Implications for policy
So what can we do with this information? Policymakers cannot control the monsoon. Besides, it is not clear that the potential educational benefits of decreased wages would outweigh the costs. They can, however, choose how to redistribute income to the poor. It has been shown that some programmes such as the Mahatma Gandhi National Rural Employment Guarantee Act (MNREGA) in India increase wages for the poor. This has the desired effect of increasing household income, but it may also change the opportunity cost of time-intensive investments like schooling.
In a new paper, we show that adolescents aged 13-16 are more likely to drop out of school and score lower on tests when MNREGA arrives in their district (Workfare and Human Capital Investment: Evidence from India, 2015), though the programme does have positive impacts on human capital outcomes of children exposed to the programme at very young ages. These adolescents are not necessarily working under MNREGA; it is more likely that they are substituting for adults at home or in farm work, as the adults are now more likely to be working under MNREGA. Governments might be better off trying to increase income through simple cash grants or conditional cash transfers if the goal is to keep poor adolescents in school.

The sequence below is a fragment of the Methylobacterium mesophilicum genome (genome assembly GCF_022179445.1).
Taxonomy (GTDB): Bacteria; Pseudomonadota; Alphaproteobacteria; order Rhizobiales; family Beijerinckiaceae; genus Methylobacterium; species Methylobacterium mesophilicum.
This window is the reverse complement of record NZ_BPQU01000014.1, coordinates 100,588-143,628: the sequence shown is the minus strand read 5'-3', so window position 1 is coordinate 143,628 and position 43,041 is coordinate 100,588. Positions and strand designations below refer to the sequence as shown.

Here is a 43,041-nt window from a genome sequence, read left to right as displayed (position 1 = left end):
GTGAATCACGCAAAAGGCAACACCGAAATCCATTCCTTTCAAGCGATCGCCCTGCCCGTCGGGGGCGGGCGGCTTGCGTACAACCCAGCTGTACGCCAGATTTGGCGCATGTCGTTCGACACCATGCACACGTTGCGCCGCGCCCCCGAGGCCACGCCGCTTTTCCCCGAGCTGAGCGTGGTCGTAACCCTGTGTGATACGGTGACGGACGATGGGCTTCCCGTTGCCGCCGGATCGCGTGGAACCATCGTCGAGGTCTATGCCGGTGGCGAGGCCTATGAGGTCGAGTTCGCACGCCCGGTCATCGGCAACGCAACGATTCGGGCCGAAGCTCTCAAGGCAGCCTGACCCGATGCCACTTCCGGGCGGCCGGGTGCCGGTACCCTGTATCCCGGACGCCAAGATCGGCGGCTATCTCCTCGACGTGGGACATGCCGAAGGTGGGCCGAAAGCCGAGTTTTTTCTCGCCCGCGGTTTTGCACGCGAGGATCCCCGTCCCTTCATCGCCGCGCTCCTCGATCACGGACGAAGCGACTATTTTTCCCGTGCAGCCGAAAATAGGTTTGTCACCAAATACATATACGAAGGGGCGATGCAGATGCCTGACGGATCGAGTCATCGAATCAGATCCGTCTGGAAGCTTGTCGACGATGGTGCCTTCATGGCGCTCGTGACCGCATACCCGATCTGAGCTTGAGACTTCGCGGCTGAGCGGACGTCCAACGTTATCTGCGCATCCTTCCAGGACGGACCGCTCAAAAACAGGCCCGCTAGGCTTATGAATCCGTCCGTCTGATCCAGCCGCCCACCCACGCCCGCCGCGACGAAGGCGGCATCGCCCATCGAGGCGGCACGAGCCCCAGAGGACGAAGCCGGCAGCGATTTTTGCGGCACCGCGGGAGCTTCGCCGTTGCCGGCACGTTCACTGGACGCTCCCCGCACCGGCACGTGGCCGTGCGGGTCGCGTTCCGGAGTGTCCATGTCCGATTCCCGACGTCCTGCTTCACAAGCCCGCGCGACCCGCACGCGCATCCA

Manisha Shah and Bryce Millett Steinberg are, respectively, associate professor at the University of California, Los Angeles, and postdoctoral fellow at the Watson Institute for International Studies, Brown University.
Published with permission from Ideas for India, an economics and policy portal.